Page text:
A grocery run turned into a snake rescue for an Australian woman when she was greeted by a python poking out from a supermarket shelf.
Helaina Alati, 25, was at a Sydney store on Monday when the 3m non-venomous snake slithered out.
The Woolworths supermarket lies on the edge of a large expanse of bushland on the city's north- west outskirts.
But encountering a snake in the spice aisle is not what Ms Alati expected.
Fortunately for both parties, Ms Alati is a wildlife rescuer and familiar with snakes.
"I just turned my head and he was about 20cm from my face, just looking straight at me," she told the BBC.
She did a double-take but remained calm. No one else was around.
Recognising it instantly as a diamond python, Ms Alati knew it wasn't venomous as it protruded and flicked its tongue.
"He was looking straight at me the whole time, almost like he was saying: 'Can you take me outside please?'" she said.
After filming the snake, Ms Alati alerted staff and said she could help them get it out.
She retrieved a snake bag from her home, returned to the store, "tapped him on the tail and he just slithered in".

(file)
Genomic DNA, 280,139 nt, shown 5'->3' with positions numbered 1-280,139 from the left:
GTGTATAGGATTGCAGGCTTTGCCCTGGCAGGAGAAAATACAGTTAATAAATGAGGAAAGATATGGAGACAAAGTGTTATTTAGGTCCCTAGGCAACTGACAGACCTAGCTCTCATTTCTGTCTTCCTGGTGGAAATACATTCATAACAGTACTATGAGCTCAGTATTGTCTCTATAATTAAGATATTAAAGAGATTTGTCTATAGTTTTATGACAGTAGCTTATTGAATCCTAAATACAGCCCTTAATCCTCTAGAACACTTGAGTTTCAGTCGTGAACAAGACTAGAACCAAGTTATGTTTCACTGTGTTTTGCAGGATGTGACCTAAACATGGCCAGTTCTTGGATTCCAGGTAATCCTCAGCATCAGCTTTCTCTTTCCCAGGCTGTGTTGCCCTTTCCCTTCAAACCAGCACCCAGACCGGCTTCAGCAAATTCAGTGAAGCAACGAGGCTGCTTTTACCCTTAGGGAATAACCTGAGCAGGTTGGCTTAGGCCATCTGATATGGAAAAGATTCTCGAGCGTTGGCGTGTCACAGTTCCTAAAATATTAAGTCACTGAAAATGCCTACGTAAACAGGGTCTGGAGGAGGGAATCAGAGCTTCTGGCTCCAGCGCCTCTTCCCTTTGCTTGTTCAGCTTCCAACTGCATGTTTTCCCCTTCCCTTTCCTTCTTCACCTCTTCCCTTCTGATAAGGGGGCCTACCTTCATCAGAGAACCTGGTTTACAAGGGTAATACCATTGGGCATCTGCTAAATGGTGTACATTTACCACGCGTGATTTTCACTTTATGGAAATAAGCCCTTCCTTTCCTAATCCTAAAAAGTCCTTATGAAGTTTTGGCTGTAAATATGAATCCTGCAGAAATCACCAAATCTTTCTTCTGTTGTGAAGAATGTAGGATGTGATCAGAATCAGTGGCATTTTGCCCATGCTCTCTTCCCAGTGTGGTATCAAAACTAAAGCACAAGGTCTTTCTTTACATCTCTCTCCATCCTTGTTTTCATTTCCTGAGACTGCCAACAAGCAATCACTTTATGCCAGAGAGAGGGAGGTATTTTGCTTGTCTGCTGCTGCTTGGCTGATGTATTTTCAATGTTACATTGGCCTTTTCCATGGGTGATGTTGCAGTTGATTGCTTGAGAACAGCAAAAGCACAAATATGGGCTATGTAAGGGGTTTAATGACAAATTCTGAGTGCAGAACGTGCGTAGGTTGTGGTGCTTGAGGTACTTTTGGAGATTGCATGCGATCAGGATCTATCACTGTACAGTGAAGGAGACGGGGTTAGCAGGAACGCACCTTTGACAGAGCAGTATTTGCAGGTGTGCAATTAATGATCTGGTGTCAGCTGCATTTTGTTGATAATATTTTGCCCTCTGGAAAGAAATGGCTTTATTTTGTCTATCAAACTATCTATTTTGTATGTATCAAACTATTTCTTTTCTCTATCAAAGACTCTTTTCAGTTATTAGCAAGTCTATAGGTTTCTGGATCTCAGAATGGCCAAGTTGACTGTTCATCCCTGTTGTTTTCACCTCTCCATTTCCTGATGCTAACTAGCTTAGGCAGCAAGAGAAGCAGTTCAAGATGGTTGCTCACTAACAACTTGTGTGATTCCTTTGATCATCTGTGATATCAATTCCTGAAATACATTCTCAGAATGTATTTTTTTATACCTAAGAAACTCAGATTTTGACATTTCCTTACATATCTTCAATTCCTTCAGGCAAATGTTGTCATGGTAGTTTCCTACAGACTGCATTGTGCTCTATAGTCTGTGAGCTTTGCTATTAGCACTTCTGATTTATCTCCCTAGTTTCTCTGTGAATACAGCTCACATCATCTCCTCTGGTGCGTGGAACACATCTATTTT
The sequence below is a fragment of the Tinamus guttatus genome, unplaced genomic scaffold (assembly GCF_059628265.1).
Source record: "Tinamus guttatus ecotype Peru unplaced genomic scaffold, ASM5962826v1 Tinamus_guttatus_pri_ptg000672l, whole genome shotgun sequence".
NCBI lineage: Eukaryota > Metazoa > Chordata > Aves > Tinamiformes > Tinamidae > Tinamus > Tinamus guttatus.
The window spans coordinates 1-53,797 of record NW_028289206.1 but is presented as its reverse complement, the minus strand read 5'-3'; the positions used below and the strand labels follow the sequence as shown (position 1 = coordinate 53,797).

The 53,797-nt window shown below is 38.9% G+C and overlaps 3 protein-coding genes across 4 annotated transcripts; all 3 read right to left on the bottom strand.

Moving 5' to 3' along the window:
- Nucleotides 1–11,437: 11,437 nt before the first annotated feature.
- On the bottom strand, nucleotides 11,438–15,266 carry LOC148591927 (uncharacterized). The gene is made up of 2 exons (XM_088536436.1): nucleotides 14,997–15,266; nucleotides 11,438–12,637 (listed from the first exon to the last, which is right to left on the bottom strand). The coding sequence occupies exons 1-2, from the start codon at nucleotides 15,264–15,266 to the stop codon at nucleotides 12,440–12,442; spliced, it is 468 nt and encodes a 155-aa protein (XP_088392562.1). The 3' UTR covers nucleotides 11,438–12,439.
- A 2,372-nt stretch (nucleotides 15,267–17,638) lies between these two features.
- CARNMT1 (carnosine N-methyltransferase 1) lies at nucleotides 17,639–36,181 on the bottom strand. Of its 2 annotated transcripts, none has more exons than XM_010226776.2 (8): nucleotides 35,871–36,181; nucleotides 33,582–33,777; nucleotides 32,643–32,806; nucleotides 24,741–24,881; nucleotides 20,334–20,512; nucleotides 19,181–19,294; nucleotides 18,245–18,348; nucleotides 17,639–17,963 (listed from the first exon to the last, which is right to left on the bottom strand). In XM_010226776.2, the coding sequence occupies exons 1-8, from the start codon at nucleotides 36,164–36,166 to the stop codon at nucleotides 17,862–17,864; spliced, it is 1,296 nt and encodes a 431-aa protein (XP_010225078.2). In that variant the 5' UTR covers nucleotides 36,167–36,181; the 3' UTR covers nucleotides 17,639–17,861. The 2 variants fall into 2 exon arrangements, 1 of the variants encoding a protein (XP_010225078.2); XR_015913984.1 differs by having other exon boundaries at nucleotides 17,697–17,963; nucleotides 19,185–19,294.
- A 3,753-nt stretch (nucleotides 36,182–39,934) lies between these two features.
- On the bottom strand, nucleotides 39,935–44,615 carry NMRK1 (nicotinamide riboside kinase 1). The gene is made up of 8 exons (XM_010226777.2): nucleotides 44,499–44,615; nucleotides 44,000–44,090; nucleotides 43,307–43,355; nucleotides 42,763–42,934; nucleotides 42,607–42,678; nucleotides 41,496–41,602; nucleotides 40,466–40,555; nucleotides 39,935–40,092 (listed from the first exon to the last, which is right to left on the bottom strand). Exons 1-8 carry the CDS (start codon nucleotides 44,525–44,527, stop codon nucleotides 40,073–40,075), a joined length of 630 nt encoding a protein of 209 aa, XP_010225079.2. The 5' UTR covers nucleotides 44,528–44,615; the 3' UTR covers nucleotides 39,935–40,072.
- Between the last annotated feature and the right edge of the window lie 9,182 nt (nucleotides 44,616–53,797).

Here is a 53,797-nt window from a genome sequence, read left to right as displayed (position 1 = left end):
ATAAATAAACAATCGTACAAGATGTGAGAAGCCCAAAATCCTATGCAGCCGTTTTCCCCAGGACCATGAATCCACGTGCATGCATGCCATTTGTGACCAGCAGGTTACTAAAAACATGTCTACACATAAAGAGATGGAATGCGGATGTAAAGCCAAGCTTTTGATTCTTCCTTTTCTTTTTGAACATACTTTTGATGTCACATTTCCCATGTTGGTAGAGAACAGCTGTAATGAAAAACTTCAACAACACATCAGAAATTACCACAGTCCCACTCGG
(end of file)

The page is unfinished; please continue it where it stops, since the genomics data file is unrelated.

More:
She then released it away from houses in bushland - a natural habitat for the species around Sydney.
'Like a scene from Harry Potter'
A trained snake handler, Ms Alati has conducted at least 20 snake rescues before.
She says her friends have previously joked about her being "the snake girl", referencing a zoo scene in a Harry Potter film where the boy wizard finds that he can talk to snakes.
Ms Alati says she can't speak Parseltongue like Harry, but "that scene's been mentioned to me a few times".
"They kind of just gravitate to me, like maybe they just sense that I'm the kind of person into caring and protecting animals," she said.
"To be honest, it's the most exciting thing that's happened in a little while given lockdown. The staff were all taking photos of it."
Australia's largest city has been in a lockdown since June to fight a Delta outbreak. Grocery shopping is one of the few reasons people are allowed to leave their homes.
Ms Alati said she suspected the snake had been in the shop overnight, probably initially in the ceiling where diamond pythons like to nestle.
It had probably lurked on the shelf all morning as "dozens of people... passed it and grabbed spices", she added.